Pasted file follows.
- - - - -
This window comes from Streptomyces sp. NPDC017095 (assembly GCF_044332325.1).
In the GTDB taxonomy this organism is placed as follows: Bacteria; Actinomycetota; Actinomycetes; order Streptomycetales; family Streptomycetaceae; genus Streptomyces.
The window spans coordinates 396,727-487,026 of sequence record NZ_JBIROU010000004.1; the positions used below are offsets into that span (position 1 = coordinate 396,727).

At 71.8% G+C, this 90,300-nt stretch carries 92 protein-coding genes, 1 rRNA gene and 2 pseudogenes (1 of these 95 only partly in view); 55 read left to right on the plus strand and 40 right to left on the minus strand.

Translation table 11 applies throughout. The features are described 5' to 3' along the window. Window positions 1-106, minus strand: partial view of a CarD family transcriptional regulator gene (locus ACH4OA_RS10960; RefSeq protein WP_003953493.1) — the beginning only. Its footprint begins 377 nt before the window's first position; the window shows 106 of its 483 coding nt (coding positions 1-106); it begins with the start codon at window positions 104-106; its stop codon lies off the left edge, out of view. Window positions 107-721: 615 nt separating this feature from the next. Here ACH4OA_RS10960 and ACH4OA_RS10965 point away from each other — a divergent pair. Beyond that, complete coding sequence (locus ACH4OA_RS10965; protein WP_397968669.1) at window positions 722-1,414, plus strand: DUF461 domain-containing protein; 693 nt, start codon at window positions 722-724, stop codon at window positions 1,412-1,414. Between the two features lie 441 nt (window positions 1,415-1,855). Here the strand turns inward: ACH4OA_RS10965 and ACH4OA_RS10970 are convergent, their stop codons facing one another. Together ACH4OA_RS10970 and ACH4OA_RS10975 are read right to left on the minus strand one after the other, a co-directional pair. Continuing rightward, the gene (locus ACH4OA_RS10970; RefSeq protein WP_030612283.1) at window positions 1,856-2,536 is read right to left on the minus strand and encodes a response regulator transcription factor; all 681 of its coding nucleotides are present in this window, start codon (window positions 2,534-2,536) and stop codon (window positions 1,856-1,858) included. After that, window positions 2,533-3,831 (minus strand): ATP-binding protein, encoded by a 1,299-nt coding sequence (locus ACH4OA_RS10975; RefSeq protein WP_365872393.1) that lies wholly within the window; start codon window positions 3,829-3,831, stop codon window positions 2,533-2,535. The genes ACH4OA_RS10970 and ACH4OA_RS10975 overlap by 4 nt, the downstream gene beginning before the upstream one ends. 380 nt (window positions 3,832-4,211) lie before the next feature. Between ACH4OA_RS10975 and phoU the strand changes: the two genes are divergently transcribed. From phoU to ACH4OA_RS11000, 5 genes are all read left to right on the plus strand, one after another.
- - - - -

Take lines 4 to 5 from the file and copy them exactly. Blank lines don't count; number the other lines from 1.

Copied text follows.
At 71.8% G+C, this 90,300-nt stretch carries 92 protein-coding genes, 1 rRNA gene and 2 pseudogenes (1 of these 95 only partly in view); 55 read left to right on the plus strand and 40 right to left on the minus strand.

Translation table 11 applies throughout. The features are described 5' to 3' along the window. Window positions 1-106, minus strand: partial view of a CarD family transcriptional regulator gene (locus ACH4OA_RS10960; RefSeq protein WP_003953493.1) — the beginning only. Its footprint begins 377 nt before the window's first position; the window shows 106 of its 483 coding nt (coding positions 1-106); it begins with the start codon at window positions 104-106; its stop codon lies off the left edge, out of view. Window positions 107-721: 615 nt separating this feature from the next. Here ACH4OA_RS10960 and ACH4OA_RS10965 point away from each other — a divergent pair. Beyond that, complete coding sequence (locus ACH4OA_RS10965; protein WP_397968669.1) at window positions 722-1,414, plus strand: DUF461 domain-containing protein; 693 nt, start codon at window positions 722-724, stop codon at window positions 1,412-1,414. Between the two features lie 441 nt (window positions 1,415-1,855). Here the strand turns inward: ACH4OA_RS10965 and ACH4OA_RS10970 are convergent, their stop codons facing one another. Together ACH4OA_RS10970 and ACH4OA_RS10975 are read right to left on the minus strand one after the other, a co-directional pair. Continuing rightward, the gene (locus ACH4OA_RS10970; RefSeq protein WP_030612283.1) at window positions 1,856-2,536 is read right to left on the minus strand and encodes a response regulator transcription factor; all 681 of its coding nucleotides are present in this window, start codon (window positions 2,534-2,536) and stop codon (window positions 1,856-1,858) included. After that, window positions 2,533-3,831 (minus strand): ATP-binding protein, encoded by a 1,299-nt coding sequence (locus ACH4OA_RS10975; RefSeq protein WP_365872393.1) that lies wholly within the window; start codon window positions 3,829-3,831, stop codon window positions 2,533-2,535. The genes ACH4OA_RS10970 and ACH4OA_RS10975 overlap by 4 nt, the downstream gene beginning before the upstream one ends. 380 nt (window positions 3,832-4,211) lie before the next feature. Between ACH4OA_RS10975 and phoU the strand changes: the two genes are divergently transcribed. From phoU to ACH4OA_RS11000, 5 genes are all read left to right on the plus strand, one after another.